Turkey Mast Package
- 1 year old 4-8″ rooted cutting
- Highbush Blueberry (Vaccinium corymbosum)
- Virginia Creeper (Parthenocissus quinquefolia)
- 1-2 year old 12-18″ bare root tree
- Crabapple (Malus )
- Flowering Dogwood (Cornus florida)
- Northern Red Oak (Quercus rubra)
- Sawtooth Oak (Quercus acutissima)
- Stuart Pecan (Carya illinoinensis ‘Stuart’)
- Sweet-Hart Chestnut (Castanea dentata x mollissima ‘Sweet-Hart’)
Select 40 plants below to complete your package.
This is a package of plant offerings specifically catered to wild turkey nutrition. Generally, wildlife plots can either be classified as nutritional or hunting in value. Hunting plots are typically high interest annuals that do not inhibit or obscure the aim of the hunter. These plots are meant to tempt the wildlife into the open or the edge of cover against their natural instinct. Nutritional wildlife plots offer the inverse of this dynamic. Nutritional food plots offer a sense of protection, long term nutritional mast, and the opportunity for wildlife to return to relative safety and food year in and year out. This package is a nutritional plant package best combined with annual plant seed mixtures. In order to be most effective when planting any nutritional wildlife plot, it is imperative that you do not treat your nutritional plot as a hunting plot – as this will drive away the wildlife from your area permanently.
Hardiness Range & Production Timing
Just like in landscaping, the aim of an excellent food plot is to provide a steady focus over time by minimally overlapping the fruit/food source appearance. This means understanding the relative mast production and timing of each plant. Equally important is understanding the Hardiness Range of each plant. If quantities of each plant are selected, the effective Hardiness Zone range of this package is Zone 6a – 7b; however, plant selection can be tailored to various ranges by studying the individual zone requirements of the plant offerings. The table below shows the individual plant hardiness range, the years until food production, and the perennial timing of food.
|Common Name||Botanical Name||Hardiness Range||Age till Production||Mast Timing|
|Crabapple||Malus||2 - 5 years old||August - October|
|Flowering Dogwood||Cornus florida||zone 6a - 8b||2 - 3 years old||September - October|
|Highbush Blueberry||Vaccinium corymbosum||zone 3a – 7b||2 - 3 years old||June - September|
|Northern Red Oak||Quercus rubra||zone 4a – 8b||20 - 25 years old||September - November|
|Sawtooth Oak *||Quercus acutissima||zone 5a – 9b||4 - 6 years old||September - October|
|Stuart Pecan||Carya illinoinensis ‘Stuart’||zone 5a – 9b||8 - 10 years old||October - November|
|Sweet-Hart Chestnut||Castanea dentata x mollissima 'Sweet-Hart'||zone 4a – 8b||5 - 7 years old||October - November|
|Virginia Creeper||Parthenocissus quinquefolia||zone 3a – 8b||3 - 5 years old||September - February|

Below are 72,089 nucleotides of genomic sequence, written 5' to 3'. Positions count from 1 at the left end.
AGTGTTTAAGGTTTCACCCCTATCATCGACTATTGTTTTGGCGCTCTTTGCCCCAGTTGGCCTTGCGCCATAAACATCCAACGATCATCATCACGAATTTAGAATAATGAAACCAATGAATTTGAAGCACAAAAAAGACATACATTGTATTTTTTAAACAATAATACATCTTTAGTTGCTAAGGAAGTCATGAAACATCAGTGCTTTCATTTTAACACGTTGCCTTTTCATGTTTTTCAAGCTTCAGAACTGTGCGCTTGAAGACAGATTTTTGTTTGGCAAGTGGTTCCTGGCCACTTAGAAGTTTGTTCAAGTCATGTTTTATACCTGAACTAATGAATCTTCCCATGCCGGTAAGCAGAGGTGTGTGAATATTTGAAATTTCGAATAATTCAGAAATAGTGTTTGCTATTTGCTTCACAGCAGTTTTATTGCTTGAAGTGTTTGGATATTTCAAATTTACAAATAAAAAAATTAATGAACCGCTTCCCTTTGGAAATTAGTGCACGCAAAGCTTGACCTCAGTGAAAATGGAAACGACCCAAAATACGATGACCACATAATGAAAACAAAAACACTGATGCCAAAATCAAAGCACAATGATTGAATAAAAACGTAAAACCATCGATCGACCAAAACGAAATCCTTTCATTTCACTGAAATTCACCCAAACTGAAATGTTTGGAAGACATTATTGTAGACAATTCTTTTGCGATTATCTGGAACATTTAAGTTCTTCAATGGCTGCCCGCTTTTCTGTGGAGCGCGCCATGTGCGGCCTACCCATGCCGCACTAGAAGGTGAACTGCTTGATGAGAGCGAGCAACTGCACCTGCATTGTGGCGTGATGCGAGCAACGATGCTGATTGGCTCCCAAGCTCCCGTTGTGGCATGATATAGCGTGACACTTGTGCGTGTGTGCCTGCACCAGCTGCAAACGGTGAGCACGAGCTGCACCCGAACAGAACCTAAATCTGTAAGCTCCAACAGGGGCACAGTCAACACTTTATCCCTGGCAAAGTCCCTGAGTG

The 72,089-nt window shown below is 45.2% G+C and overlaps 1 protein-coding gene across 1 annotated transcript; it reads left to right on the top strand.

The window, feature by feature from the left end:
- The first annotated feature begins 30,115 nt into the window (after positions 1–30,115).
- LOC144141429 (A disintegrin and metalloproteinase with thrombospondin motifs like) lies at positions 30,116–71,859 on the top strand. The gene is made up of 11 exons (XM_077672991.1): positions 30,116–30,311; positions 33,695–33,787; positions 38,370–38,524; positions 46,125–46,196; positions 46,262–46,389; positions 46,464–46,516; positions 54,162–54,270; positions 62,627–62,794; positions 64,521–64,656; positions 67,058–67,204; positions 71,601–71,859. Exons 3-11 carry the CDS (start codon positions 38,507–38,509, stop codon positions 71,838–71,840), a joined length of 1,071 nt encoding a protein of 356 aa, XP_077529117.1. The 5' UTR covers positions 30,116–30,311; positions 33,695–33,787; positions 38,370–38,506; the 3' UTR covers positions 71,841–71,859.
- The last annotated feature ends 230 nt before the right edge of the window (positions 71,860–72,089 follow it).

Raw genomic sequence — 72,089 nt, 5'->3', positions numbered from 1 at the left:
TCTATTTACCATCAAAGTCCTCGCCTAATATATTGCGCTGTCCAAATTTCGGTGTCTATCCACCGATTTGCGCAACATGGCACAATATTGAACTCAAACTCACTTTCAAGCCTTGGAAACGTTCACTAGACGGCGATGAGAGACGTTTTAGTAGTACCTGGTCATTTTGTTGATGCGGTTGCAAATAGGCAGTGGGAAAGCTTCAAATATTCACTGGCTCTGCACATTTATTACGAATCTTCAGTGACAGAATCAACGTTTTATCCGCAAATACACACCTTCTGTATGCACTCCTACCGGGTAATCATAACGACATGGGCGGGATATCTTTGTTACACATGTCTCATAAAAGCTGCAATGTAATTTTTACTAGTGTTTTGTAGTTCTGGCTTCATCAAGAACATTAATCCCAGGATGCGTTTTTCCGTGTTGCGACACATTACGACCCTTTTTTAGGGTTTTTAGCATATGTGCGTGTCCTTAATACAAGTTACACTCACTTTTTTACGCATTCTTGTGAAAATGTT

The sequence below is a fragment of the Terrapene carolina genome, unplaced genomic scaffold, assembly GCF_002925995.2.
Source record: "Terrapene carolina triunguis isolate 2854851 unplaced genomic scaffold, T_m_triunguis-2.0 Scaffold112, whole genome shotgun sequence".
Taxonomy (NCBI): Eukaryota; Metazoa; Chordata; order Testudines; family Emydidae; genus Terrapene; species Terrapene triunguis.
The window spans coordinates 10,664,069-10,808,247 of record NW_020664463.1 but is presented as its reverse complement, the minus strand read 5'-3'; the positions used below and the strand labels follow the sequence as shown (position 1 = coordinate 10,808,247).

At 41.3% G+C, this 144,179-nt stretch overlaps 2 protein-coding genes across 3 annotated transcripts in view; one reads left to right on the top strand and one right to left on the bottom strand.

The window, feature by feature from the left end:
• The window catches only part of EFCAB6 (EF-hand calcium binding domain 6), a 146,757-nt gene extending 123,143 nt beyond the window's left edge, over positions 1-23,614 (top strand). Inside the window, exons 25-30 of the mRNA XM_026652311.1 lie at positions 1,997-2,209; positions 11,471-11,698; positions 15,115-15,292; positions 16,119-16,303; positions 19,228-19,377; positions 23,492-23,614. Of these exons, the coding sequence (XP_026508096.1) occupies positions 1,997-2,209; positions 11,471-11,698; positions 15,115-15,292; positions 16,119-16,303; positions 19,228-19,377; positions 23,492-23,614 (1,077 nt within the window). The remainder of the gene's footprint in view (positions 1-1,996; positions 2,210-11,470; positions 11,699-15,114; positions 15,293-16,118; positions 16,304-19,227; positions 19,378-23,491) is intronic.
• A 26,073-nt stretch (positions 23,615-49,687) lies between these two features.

Preparation & Planting
Before planting any trees or shrubs for your wildlife plot, the single most important action you can take to insure success is performing a soil test. A soil test will tell you what types and how much fertilizer you need in order to grow your plot effectively. These tests can be purchased online or conducted through your local agricultural extension agency. After testing the soil, the next most important step prior to planting is determining your location. Optimal locations follow the natural contours of the land as wildlife will typically follow these features. Prospective locations are easiest to identify with the aide of topographic maps and aerial photography. You can get a topographic/aerial map of your property at the United States Geological Survey agency website. From the topographic/aerial map, you can determine relative slopes, clearings, and flood plains. From this information one can surmise where the best soil (valleys and flood plains), sunlight (clearings), water sources (ponds, streams, springs, etc.), and access (roads or trails) are on your land. Plots do not have to be in any particular shape, but should be located with typical wind directions in mind. A plot without wind direction considered can give away your position to potential game. Once your location has been decided, place your plants in the layout you desire. Be sure to add additional wild turkey appeal by annually placing shallow bowls of sand, fine gravel, and sterlized ground eggshells within your plot. Wild turkeys will swallow grit and abrasive material to help them digest their food. As you plant, it is recommended that you do not clear decaying plant matter from your plot – as wild turkey forage for invertebrates such as salamanders, frogs, snakes, etc. in the leaf and branch litter. Because 10% of a wild turkey’s diet consists of insects, it is also recommended that you avoid treating your new plants with pesticides.